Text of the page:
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Enough Is Enough: Building a Sustainable Economy in a World of Finite Resources

4.07  ·  Rating details ·  216 ratings  ·  40 reviews
It’s time for a new kind of economy

We’re overusing the earth’s finite resources, and yet excessive consumption is failing to improve our lives. In Enough Is Enough, Rob Dietz and Dan O’Neill lay out a visionary but realistic alternative to the perpetual pursuit of economic growth—an economy where the goal is not more but enough.

They explore specific strategies to conserv
Paperback, 240 pages
Published January 7th 2013 by Berrett-Koehler Publishers (first published December 5th 2012)
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Vivek Vivek Yes, definitely.

As the question is quite broad, so it the answer. :-)

You might find it good if you are interested in environmental or social sustain…more
Yes, definitely.

As the question is quite broad, so it the answer. :-)

You might find it good if you are interested in environmental or social sustainability issues and solutions. (less)

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May 15, 2016 rated it did not like it
Well-intentioned , but an awful lot of nonsense. I'm not sure how he's going to get people to quit breeding; we've known about overpopulation for decades and people just keep breeding more. There's also a creepy -to me- romanticization of poor countries and their noble savages . They have the exact same problems we do, just not enough wealth to make it obvious, and 90% of the people there would choose an American lifestyle if they could. "Good" carbon use ratings are tied to poverty, and people ...more
The idea of a “steady-state economy” is hard to wrap one’s mind around. What is it? Why is it a good idea? And, most daunting, how do we arrive at a steady-state economy? This clearly laid out, easy-to-read book has answers to these questions.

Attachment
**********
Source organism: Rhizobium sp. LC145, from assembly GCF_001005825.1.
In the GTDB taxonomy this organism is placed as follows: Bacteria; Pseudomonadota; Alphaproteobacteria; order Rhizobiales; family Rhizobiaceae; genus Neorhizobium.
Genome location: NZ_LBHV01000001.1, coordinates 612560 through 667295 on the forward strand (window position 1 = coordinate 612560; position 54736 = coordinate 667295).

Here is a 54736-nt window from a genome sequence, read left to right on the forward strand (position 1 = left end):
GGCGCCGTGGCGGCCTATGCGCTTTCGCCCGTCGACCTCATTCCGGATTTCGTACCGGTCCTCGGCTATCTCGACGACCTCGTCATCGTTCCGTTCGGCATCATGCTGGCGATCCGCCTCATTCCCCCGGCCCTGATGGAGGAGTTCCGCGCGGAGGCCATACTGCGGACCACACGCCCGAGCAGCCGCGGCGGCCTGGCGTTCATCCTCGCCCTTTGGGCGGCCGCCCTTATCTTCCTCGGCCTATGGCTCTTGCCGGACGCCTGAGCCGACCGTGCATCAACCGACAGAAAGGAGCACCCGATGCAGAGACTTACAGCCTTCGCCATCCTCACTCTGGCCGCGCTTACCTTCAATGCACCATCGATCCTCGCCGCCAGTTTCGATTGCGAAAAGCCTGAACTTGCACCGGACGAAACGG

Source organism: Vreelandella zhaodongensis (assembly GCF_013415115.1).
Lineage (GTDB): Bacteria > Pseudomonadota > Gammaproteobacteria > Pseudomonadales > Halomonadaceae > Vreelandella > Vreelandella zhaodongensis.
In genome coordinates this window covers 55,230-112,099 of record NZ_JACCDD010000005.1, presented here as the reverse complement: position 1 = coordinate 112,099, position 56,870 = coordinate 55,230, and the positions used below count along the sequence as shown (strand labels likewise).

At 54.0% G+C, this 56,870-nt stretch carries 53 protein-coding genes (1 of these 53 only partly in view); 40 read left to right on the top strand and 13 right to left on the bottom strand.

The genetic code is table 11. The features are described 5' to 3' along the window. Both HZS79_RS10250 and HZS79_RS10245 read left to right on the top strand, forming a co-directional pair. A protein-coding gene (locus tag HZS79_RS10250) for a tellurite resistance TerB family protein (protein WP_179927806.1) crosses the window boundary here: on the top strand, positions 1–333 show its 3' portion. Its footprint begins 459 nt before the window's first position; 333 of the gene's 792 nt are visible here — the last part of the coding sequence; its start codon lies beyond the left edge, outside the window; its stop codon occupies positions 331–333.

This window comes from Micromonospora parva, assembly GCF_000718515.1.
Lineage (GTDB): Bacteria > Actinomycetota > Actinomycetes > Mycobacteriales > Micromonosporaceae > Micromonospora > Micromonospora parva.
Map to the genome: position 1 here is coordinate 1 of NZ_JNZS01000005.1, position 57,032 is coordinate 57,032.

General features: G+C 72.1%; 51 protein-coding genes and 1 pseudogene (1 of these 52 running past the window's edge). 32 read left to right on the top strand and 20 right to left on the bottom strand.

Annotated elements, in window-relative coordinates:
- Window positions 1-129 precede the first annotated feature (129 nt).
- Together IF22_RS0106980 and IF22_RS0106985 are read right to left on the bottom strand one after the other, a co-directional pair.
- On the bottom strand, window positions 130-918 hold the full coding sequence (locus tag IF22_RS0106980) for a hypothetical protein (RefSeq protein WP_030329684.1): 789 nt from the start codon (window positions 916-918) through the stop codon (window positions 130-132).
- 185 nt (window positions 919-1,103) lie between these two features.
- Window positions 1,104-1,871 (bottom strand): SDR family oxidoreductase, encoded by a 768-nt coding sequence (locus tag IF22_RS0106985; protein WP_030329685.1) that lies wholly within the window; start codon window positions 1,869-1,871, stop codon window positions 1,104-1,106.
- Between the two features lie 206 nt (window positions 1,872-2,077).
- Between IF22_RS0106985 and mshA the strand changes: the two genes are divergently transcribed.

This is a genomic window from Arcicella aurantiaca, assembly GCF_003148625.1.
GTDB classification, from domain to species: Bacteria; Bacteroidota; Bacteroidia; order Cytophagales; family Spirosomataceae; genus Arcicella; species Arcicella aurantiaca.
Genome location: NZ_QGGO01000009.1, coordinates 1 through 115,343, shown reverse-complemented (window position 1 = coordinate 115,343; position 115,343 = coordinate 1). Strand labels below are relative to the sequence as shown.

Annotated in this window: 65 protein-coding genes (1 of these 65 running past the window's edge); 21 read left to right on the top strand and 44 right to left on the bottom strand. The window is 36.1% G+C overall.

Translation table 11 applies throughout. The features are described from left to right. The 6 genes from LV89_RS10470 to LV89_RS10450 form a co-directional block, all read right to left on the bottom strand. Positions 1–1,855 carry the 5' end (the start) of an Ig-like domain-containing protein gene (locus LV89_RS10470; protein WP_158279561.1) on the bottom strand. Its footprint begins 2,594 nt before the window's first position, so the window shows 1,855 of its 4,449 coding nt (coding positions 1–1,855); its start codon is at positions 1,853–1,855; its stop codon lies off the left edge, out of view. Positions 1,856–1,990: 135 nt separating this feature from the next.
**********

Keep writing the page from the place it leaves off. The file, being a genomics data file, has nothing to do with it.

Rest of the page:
A steady-state economy is, basically, an economy that prioritizes enough over more. In a steady-state economy, resource consumption and population remain stable while well-being is prioritized over consumption. Rather than changing quantitatively, a steady-
David Kimball
Mar 24, 2014 rated it liked it
Enough is Enough

“Enough is Enough” by Rob Dietz and Dan O’Neill
(Book Review by David Kimball)

As the authors say in their Preface, “Enough is Enough was conceived as a collection of policy proposals for achieving a prosperous, but non-growing economy (known as a steady-state economy)”. So it is an apologetic for steady-state economics. (“Apologetics – the discipline of defending a position through the systematic use of information. Wikipedia) As such, it deals with ecological economics at the mac
Oct 15, 2013 rated it liked it
Shelves: environment
Although the goals are laudable, the primary one being to propose a transition to a steady state or no-growth economy, this ends up reading like a laundry list of good-to-have items alongside the main one, like equitable wealth, socially conscious business structures that I found to be extraneous to the core concept. The word utopia is never mentioned, but one gets the sense that the authors are aiming to create such a society where everyone is fulfilled, everyone is equal (in wealth), nature ab ...more
Randall Wallace
Dec 22, 2018 rated it really liked it
Today’s deepest problems have one elegant solution: introducing the steady state economy. The coolest members of the human community around us seek social and environmental justice for all, and after capitalism crashes, it’s replacement, the steady state economy, seeks the same goal. “We need a new economic structure designed for stability instead of growth.” We must now head towards this steady state economy based on improving quality of life, instead increasing GDP – moving now from the concep ...more
Gerry Flanagan
Mar 30, 2013 rated it liked it
A critical topic, but not enough detail. When someone says that a model shows that a steady state economy is feasible, I want to know the details of the model. However, a very good collection of references, including internet references I found valuable.
May 18, 2015 rated it liked it
Quite thought-provoking but the solutions are just too unrealistic.
Anna Kladova
Sep 18, 2017 rated it it was amazing
I am not saying that's everything you have to know about sustainable economics and degrowth. But these are the basics, which anyone living nowadays is obliged to know. I am consciously using "obliged". That's a manifesto against the consumerist religion ruling our everyday lifes, our ideals from childhood on, against the obsession with the GDP growth, against the today's monetary principles allowing banks to create money out of thin air through loans, against the tyranny of the corporations whic ...more
Ecoute Sauvage
Feb 11, 2013 rated it did not like it
I found the concept behind this book appalling - never in the history of humanity has there been a "steady-state" economy, and none can materialize because these authors say so.

Unless they have suspended all biological systems laws as well as the laws of thermodynamics the above applies to ALL systems, not just human societies.